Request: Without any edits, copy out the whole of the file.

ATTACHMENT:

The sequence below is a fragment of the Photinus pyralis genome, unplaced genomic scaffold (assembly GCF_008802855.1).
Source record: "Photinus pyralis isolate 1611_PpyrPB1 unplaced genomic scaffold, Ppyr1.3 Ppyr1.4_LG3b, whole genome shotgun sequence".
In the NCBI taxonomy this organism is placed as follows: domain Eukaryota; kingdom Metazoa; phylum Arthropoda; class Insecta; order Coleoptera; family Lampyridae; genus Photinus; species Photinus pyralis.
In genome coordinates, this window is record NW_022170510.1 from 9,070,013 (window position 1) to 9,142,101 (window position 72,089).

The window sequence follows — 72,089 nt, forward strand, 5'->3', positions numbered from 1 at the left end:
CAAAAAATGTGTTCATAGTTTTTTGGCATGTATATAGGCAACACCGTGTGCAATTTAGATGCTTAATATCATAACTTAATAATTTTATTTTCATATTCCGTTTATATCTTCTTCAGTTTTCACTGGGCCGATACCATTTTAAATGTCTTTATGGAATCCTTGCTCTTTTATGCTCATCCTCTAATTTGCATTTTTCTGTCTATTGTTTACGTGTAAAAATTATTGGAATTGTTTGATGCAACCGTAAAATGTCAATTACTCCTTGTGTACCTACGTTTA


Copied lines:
The sequence below is a fragment of the Photinus pyralis genome, unplaced genomic scaffold (assembly GCF_008802855.1).
Source record: "Photinus pyralis isolate 1611_PpyrPB1 unplaced genomic scaffold, Ppyr1.3 Ppyr1.4_LG3b, whole genome shotgun sequence".
In the NCBI taxonomy this organism is placed as follows: domain Eukaryota; kingdom Metazoa; phylum Arthropoda; class Insecta; order Coleoptera; family Lampyridae; genus Photinus; species Photinus pyralis.
In genome coordinates, this window is record NW_022170510.1 from 9,070,013 (window position 1) to 9,142,101 (window position 72,089).

The window sequence follows — 72,089 nt, forward strand, 5'->3', positions numbered from 1 at the left end:
CAAAAAATGTGTTCATAGTTTTTTGGCATGTATATAGGCAACACCGTGTGCAATTTAGATGCTTAATATCATAACTTAATAATTTTATTTTCATATTCCGTTTATATCTTCTTCAGTTTTCACTGGGCCGATACCATTTTAAATGTCTTTATGGAATCCTTGCTCTTTTATGCTCATCCTCTAATTTGCATTTTTCTGTCTATTGTTTACGTGTAAAAATTATTGGAATTGTTTGATGCAACCGTAAAATGTCAATTACTCCTTGTGTACCTACGTTTA